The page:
This night at least, he hadn't been required to make polite conversation with Mrs. Fielding as she posed coyly in one of her half-unbuttoned housedresses, revealing the fish-belly-white curves of her breasts. He never understood why she chose to be so casually immodest at her age.

He undressed. He washed his face and hands. In fact, he washed his hands three times. He washed his hands a lot lately.

He studied the shallow knife wound in his thigh. It was already clotted and beginning to scab. He washed it, flushed it with alcohol, swabbed it with Merthiolate, and bandaged it.

In the main room, he completed the medication by pouring a glass of Jack Daniel's over two ice cubes. He sank onto the bed with the whiskey. He usually consumed half a bottle a day, minimum. This day, because of the damn banquet, he'd tried to stay sober. No longer.

Drinking, he felt clean again. Alone with a bottle of good liquor—that was the only time he felt clean.

He was pouring his second glassful when the telephone rang.

When he had first moved into the apartment, he hadn't wanted a telephone. No one would ever call. And he had no desire to make contact with anyone.

Mrs. Fielding had not believed that he could live without a phone. Envisioning herself becoming a messenger service for him, she had insisted that he have a telephone hooked up as a condition of occupancy.

That had been long before she knew that he was a war hero. It was even before he knew it.

For months the phone went unused except when she called from downstairs to tell him that mail had been delivered or to invite him to dinner.

Since the announcement by the White House, however, since all the excitement about the medal, he received calls every day, most of them from perfect strangers who offered congratulations that he did not deserve or sought interviews for publications that he had never read. He cut most of them short. Thus far, no one had ever had gall enough to ring him up this late at night, but he supposed he could never regain the solitude to which he had grown accustomed in those first months after his discharge.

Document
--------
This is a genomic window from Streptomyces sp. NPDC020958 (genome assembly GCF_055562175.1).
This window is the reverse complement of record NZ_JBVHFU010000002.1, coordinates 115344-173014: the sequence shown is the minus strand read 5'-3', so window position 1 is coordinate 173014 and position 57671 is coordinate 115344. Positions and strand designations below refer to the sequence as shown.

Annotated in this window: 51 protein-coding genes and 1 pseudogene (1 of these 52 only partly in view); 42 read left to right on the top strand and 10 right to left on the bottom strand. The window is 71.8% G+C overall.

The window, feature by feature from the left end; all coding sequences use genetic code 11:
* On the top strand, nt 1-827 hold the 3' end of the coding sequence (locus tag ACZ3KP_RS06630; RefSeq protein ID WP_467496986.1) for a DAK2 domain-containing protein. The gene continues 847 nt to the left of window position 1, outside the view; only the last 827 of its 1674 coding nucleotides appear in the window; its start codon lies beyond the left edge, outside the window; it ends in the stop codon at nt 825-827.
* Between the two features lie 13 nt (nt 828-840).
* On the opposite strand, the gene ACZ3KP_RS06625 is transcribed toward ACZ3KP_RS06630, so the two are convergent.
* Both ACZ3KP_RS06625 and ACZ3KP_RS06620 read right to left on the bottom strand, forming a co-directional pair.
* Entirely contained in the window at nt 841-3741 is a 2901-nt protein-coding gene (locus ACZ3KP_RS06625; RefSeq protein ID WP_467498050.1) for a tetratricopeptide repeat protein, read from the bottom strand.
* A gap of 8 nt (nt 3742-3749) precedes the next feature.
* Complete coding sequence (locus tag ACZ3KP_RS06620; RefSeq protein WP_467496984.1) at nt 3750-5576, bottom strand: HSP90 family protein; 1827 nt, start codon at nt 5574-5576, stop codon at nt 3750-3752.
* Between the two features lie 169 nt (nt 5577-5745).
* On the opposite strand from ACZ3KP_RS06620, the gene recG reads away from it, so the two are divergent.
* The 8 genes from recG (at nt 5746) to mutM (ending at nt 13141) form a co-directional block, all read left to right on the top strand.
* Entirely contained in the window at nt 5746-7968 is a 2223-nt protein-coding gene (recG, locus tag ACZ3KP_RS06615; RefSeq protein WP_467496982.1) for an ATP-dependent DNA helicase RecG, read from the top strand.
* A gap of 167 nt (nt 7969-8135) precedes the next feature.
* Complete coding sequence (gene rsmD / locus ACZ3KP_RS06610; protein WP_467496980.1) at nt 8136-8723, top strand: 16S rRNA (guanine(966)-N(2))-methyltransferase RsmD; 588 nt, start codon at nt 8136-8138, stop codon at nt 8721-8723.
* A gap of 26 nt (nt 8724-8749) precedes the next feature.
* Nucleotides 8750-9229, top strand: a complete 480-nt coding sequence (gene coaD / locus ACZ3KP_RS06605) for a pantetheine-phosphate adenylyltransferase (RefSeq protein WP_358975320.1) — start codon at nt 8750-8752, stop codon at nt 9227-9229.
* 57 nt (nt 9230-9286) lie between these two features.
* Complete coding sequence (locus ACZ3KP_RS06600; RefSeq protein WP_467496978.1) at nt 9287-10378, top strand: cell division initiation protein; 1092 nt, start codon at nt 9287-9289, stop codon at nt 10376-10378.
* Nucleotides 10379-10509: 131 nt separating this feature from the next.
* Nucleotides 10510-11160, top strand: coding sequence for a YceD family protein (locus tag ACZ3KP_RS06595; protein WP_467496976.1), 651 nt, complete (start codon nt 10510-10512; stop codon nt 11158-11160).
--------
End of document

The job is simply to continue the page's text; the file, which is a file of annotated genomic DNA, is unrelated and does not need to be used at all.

He considered ignoring the phone and concentrating on his Jack Daniel's. But when it had rung for the sixteenth time, he realized that the caller was too persistent to be ignored, and he answered it. "Hello?"



"Do you know me?"

"No," he said, unable to place the voice. The man sounded tired—but aside from that one clue, he might have been anywhere between twenty and sixty years old, fat or thin, tall or short.

"How's your leg, Chase?" His voice contained a hint of humor, though the reason for it escaped Chase.

"Good enough," Chase said. "Fine."

"You're very good with your hands."

Chase said nothing, could not bring himself to speak, for now he understood what the call was about.

"Very good with your hands," the bird-dogger repeated. "I guess you learned that in the army."

"Yes," Chase said.

"I guess you learned a lot of things in the army, and I guess you think you can take care of yourself pretty well."

Chase said, "Is this you?"

The man laughed, momentarily shaking off his dispirited tone. "Yes, it's me. I am me. Exactly right. I've got a badly bruised throat, Chase, and I know my voice will be just awful by morning. Otherwise, I got away about as lightly as you did."

With a clarity reserved for moments of danger, Chase recalled the struggle with the killer on the grass by the Chevrolet. He tried to get a clear picture of the man's face but could do no better for his own sake than he had for the police. "How did you know I was the one who stopped you?"

"I saw your picture in the paper. You're a war hero. Your picture was everywhere. When you were lying on your back, beside the knife, I recognized you and got out of there fast."

"Who are you?"

"Do you really expect me to say?"

Chase had forgotten his drink altogether. The alarms, the goddamn alarms in his head, were ringing at peak volume. "What do you want?"

The stranger was silent for so long that Chase almost asked the question again. Suddenly, the amusement gone from his voice, the killer said, "You messed in where you had no right messing. You don't know the trouble I went to, picking the proper targets out of all those young fornicators, the ones who most deserved to die. I planned it for weeks, Chase, and I had given that young sinner his just punishment. The slut was left, and you saved her before I could perform my duty, saved a whore like that who had no right to be spared. This is not a good thing."